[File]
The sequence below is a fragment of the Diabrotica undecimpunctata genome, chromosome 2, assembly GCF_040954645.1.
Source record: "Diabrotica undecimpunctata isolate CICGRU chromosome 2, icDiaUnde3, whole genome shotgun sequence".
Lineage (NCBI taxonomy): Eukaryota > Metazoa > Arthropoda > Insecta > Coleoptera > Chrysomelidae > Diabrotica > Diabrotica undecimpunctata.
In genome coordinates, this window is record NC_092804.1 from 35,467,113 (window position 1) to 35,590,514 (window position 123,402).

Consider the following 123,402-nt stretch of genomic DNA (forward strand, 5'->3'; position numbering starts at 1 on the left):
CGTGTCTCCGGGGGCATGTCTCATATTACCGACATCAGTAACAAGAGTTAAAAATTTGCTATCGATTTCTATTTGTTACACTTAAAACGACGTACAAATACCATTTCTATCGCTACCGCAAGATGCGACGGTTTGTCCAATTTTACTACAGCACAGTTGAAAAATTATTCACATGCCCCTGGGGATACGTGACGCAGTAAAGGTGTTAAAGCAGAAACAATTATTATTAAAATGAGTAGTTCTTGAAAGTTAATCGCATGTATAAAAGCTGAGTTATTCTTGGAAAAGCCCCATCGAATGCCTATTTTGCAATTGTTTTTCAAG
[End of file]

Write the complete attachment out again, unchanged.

The sequence below is a fragment of the Diabrotica undecimpunctata genome, chromosome 2, assembly GCF_040954645.1.
Source record: "Diabrotica undecimpunctata isolate CICGRU chromosome 2, icDiaUnde3, whole genome shotgun sequence".
Lineage (NCBI taxonomy): Eukaryota > Metazoa > Arthropoda > Insecta > Coleoptera > Chrysomelidae > Diabrotica > Diabrotica undecimpunctata.
In genome coordinates, this window is record NC_092804.1 from 35,467,113 (window position 1) to 35,590,514 (window position 123,402).

Consider the following 123,402-nt stretch of genomic DNA (forward strand, 5'->3'; position numbering starts at 1 on the left):
CGTGTCTCCGGGGGCATGTCTCATATTACCGACATCAGTAACAAGAGTTAAAAATTTGCTATCGATTTCTATTTGTTACACTTAAAACGACGTACAAATACCATTTCTATCGCTACCGCAAGATGCGACGGTTTGTCCAATTTTACTACAGCACAGTTGAAAAATTATTCACATGCCCCTGGGGATACGTGACGCAGTAAAGGTGTTAAAGCAGAAACAATTATTATTAAAATGAGTAGTTCTTGAAAGTTAATCGCATGTATAAAAGCTGAGTTATTCTTGGAAAAGCCCCATCGAATGCCTATTTTGCAATTGTTTTTCAAG